Quick Pitch Presentations (6)
7:00 – 7:10
Break
7:10 – 7:50
Quick Pitch Presentation (4)
7:50 – 8:00
Judges’ Deliberation
8:00 – 8:30
Feedback with Competitors
8:30 – 9:30
Awards Ceremony


Quick Pitch Rules
  1. Each student will have 3 minutes to pitch their idea to a panel of judges; when 3 minutes is reached, a timer will stop the pitch.
  2. Judges will have 3 minutes for question and answer with the student
  3. Pitches will be given by one individual only.
  4. Visual aids / props (PowerPoint presentations, posters, displays, etc.) are generally not permitted. If used, the visual aid must be smaller than an 8 ½” by 11” sheet of paper and be something an entrepreneur would typically have with them on their person. Contact the Nebraska Center for Entrepreneurship at 402-472-3353 with any questions.
  5. Competitors must remain in their respective rooms during other competitors’ presentations, both before and after their own presentation.

What is a quick pitch?
A quick pitch (sometimes known as an elevator pitch) is a 30-second to 5-minute action-oriented description of a business venture designed to
  1. Engage the interest of the audience
  2. Persuade them to participate in the business venture as you see fit (investor, customer, partner, referral source, etc.)

What information should be included in a quick pitch?
An effective quick pitch should address the following questions:
  1. What is your product or service?
    Briefly describe what it is you sell. Do not go into excruciating detail.

  1. Who is your market?
    Briefly discuss who you are selling the product or service to. What industry is it? How large of a market do they represent?



  1. Who is behind the company?
    "Bet on the jockey, not the horse" is a familiar saying among Investors. Tell them a little about you and your team's background and achievements. If you have a strong advisory board, tell them who they are and what they have accomplished.

  1. Who is your competition?
    Don't have any? Think again. Briefly discuss who they are and what they have accomplished. Successful competition is an advantage-they are proof your business model and/or concept work.

  1. What is your competitive advantage?
    Simply being in an industry with successful competitors is not enough. You need to effectively communicate how your company is different and why you have an advantage over the competition. A better distribution channel? Key partners? Proprietary technology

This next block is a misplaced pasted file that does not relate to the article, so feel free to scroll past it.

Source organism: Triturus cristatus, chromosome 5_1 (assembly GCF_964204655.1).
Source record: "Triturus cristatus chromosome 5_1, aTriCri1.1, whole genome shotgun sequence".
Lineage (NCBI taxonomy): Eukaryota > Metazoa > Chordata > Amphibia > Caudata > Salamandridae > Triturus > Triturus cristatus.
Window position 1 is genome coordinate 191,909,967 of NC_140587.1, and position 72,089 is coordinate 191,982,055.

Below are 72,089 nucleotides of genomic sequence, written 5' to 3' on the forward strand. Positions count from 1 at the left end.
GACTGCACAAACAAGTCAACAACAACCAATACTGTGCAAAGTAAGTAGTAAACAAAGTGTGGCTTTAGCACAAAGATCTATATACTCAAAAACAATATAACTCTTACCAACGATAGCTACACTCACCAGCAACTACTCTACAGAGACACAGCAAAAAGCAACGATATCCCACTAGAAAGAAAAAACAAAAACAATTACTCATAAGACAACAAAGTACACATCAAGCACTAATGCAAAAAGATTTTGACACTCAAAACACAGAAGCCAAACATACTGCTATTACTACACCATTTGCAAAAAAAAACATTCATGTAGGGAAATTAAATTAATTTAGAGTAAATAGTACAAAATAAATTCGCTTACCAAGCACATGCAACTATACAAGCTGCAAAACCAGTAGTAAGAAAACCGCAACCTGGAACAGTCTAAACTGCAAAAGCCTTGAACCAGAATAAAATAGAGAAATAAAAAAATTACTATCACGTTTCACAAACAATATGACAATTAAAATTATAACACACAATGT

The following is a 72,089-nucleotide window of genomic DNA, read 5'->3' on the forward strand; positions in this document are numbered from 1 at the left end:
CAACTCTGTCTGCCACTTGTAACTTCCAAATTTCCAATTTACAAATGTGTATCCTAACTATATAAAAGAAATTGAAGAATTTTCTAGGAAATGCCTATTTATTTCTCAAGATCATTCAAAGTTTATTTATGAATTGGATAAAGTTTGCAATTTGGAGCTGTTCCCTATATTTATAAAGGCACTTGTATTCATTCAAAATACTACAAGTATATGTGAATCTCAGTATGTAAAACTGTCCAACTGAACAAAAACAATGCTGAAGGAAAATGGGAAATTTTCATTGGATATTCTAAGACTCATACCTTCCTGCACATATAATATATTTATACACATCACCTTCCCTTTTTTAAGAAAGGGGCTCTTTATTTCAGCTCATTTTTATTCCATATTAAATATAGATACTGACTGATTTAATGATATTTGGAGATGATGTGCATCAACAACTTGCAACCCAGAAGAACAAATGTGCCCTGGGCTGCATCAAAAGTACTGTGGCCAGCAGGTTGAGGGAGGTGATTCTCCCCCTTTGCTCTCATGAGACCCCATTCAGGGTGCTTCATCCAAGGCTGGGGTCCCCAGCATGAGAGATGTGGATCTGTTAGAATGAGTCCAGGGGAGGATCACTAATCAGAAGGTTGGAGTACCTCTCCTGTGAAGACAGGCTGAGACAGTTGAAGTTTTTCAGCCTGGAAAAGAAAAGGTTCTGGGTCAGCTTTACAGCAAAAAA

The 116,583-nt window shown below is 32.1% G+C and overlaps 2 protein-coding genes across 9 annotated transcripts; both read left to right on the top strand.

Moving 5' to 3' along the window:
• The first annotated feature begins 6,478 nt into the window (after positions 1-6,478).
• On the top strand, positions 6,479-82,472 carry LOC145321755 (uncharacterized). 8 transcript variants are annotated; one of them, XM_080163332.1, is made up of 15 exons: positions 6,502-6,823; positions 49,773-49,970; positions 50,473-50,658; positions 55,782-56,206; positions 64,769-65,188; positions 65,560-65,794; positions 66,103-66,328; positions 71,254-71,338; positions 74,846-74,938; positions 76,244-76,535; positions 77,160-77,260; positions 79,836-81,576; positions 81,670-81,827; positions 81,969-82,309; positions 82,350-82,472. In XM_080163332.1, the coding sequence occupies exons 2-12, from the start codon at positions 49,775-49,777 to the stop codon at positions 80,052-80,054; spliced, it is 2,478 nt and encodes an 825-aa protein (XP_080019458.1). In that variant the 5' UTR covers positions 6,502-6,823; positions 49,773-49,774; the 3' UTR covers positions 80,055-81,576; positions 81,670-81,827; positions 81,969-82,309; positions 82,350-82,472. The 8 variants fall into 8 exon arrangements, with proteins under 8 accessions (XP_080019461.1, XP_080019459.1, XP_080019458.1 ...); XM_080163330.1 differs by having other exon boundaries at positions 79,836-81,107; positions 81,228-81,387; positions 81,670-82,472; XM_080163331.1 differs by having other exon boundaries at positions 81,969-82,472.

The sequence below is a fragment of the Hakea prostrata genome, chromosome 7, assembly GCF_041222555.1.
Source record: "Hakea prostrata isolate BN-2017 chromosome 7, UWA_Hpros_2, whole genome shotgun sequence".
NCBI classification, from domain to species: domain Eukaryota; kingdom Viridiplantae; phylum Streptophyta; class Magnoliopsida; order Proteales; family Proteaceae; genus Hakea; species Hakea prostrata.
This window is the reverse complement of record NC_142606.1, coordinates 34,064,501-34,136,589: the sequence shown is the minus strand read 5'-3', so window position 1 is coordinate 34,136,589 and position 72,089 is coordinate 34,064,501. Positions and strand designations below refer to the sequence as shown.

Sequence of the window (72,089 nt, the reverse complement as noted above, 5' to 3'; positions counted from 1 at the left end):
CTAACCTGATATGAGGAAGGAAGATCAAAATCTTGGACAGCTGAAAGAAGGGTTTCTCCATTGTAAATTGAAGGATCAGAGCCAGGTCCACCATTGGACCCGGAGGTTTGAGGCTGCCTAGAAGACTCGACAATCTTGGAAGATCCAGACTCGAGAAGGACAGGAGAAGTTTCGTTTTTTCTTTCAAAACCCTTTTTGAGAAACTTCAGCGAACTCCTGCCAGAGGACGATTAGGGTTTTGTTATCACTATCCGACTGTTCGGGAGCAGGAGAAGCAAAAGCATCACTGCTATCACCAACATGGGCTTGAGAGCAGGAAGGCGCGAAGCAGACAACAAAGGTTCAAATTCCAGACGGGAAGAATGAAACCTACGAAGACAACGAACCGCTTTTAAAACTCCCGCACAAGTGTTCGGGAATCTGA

1. What is your revenue model?
    More simply, how do you expect to make money?
How should a quick pitch sound?
  1. It should not sound memorized or robotic, but it should be well-rehearsed
  2. You should be excited about what you are pitching! Your audience should be able to hear the passion in your voice.

Judges’ Criteria
Presentations will be judged on the competitors’ ability to both address the key components of a start-up business venture, answer the judges’ questions regarding their venture, and present their idea passionately, creatively, clearly, and concisely. Judges will be provided with criteria on which to evaluate the competitors. The winner of each flight will be determined through a deliberation process and mutual decision by the judges.

Application to Compete
Because space in the competition is limited to 60 competitors, students must fill out the attached Application to Compete form, which includes a section in which the students briefly describe their business venture idea in 250 words or fewer. This form is to be completed by the student, not the faculty advisor. When all applications have been received, the competition’s advisory board will review the applications and select students to compete in the competition.

Applications should be submitted online at entrepreneurship.unl.edu. If necessary, they may be submitted via e-mail at entprenship@unlnotes.unl.edu, fax at 402-472-6278, or mailed to Nebraska Center for Entrepreneurship, 1240 R St., CBA 217, PO Box 880487, Lincoln, NE 68588.



APPLICATIONS ARE DUE BY FRIDAY, FEBRUARY 12TH

Students and faculty advisors will be notified of the selection decision by Tuesday, February 16th.

Please contact the Nebraska Center for Entrepreneurship at 402-472-3353 for any questions regarding the 2010 Make it Happen Student Quick Pitch Competition